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Children's TV Writer Killed by SUV Remembered for Her Humor and Compassion

By Nikhita Venugopal | March 1, 2013 7:28pm | Updated on March 1, 2013 7:52pm

BROOKLYN HEIGHTS — Friends and family gathered on Friday afternoon to celebrate the life of Martha Atwater, a 48-year-old children’s TV writer who was killed last week when an SUV jumped the curb and hit her.

Dozens of people gathered at Grace Church, 254 Hicks St., to bid farewell to a mother of two who was described at the service as “a pillar of love and compassion.” Mourners packed into the church, several standing in the aisles, under small white lights that hung across the ceiling.

While friends remembered Atwater as a kind and loving soul, they said they still could not grasp the suddenness of her death.

Atwater was killed on the afternoon of Feb. 22 when the driver of an SUV lost control of the vehicle and hit her on Clinton Street near Atlantic Avenue. The driver remained at the scene and police said no criminality was suspected.

“No calculus or formula could make us understand any of it,” said Sarah Atwater Mayer, a relative, in her remembrance speech Friday afternoon.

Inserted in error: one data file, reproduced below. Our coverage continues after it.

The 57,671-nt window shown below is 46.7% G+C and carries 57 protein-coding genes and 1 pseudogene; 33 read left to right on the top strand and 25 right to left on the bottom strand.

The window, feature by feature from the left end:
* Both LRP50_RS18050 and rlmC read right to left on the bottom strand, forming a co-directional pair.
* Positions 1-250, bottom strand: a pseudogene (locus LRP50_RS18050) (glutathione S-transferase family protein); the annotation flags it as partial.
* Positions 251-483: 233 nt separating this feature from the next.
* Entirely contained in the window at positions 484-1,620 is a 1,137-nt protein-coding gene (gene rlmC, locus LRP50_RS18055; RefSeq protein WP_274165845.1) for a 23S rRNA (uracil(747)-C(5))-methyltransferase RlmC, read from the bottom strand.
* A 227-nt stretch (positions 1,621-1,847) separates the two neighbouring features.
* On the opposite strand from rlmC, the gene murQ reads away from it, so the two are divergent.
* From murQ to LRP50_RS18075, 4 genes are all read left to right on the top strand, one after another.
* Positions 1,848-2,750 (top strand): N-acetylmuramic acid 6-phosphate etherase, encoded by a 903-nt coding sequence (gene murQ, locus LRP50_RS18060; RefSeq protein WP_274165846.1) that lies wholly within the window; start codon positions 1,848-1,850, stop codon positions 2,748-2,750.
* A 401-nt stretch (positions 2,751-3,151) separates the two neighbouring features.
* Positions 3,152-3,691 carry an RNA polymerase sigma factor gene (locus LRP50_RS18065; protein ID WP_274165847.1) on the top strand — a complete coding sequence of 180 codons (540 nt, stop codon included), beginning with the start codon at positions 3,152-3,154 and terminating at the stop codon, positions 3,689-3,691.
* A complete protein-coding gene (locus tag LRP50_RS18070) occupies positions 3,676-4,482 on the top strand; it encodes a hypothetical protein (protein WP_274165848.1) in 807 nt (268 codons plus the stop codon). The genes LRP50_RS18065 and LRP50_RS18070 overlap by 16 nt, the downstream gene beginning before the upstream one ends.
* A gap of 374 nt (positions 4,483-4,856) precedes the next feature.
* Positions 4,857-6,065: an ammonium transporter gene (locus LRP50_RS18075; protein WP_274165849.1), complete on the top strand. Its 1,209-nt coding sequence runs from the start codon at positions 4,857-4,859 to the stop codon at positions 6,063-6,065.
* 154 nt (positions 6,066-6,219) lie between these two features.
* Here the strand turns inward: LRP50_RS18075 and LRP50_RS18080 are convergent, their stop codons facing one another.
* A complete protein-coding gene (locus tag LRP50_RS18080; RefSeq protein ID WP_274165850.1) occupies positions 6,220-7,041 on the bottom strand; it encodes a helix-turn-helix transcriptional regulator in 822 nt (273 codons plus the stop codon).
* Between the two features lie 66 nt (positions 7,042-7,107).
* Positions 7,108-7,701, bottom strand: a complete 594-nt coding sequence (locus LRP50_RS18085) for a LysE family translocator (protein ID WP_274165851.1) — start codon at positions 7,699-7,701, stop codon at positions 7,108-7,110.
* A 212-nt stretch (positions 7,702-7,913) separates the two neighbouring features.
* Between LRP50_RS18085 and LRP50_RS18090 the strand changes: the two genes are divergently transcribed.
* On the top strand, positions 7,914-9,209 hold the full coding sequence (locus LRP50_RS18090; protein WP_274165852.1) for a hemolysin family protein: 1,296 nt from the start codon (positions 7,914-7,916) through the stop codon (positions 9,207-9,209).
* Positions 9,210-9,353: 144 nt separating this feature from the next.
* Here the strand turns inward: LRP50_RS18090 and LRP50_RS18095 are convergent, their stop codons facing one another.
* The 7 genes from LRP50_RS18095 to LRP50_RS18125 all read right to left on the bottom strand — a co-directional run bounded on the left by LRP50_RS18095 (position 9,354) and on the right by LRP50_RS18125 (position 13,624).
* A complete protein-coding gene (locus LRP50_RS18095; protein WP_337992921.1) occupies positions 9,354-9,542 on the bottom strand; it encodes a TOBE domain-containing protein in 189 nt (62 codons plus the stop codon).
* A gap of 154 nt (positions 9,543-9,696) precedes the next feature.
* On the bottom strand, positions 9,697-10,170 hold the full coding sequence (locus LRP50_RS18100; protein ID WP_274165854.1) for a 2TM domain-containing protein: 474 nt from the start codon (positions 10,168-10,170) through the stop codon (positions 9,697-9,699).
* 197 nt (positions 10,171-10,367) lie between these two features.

Mayer spoke of Atwater’s sense of humor and her generosity toward others. She called her “a star” — someone who left a trail of stardust for anyone who needed a lift.

Atwater is survived by her husband Tom and her two daughters, Chloe and Olivia.

A beloved member of her community, Atwater was also an award-winning television writer with credits on more than 200 half-hours of live-action and animated programming for kids and families, according to her LinkedIn page, including "Clifford The Big Red Dog" and "Goosebumps." Atwater was a member of the Emmy-winning team for PBS series "WordWorld."

She also kept a blog called "Desperately Seeking Jon Stewart: Solving The World's Problems One Post at a Time," where she dabbled in humor writing for grown-ups.

Atwater was remembered especially for her infectious laughter and wit. Kathleen Perrin Atwater, the TV writer’s niece, recalled fond memories of her aunt, such as shopping on Fifth Avenue or playing on a Hamptons beach.

“She was a self-proclaimed cool aunt,” she said. “Martha could always make us laugh.”

The remembrances were followed by a musical tribute on guitar, titled “Little Martha.”

Atwater was also a member of the Brooklyn Heights Association, a local neighborhood group, where she had been on the board since 2010.

“We could count on Martha to ask the question that was on everyone’s mind but most were afraid to ask. She was everything a board member should be and at the same time, she made our board meetings fun and interesting,” Jane McGroarty, the association's president, said in a statement.

Dozens of mourners gathered outside the church at the end of the ceremony, embracing and weeping.

“So many people,” said a mourner, who had been a friend of Atwater’s for eight years. “She [was] just such a pleasure to be with."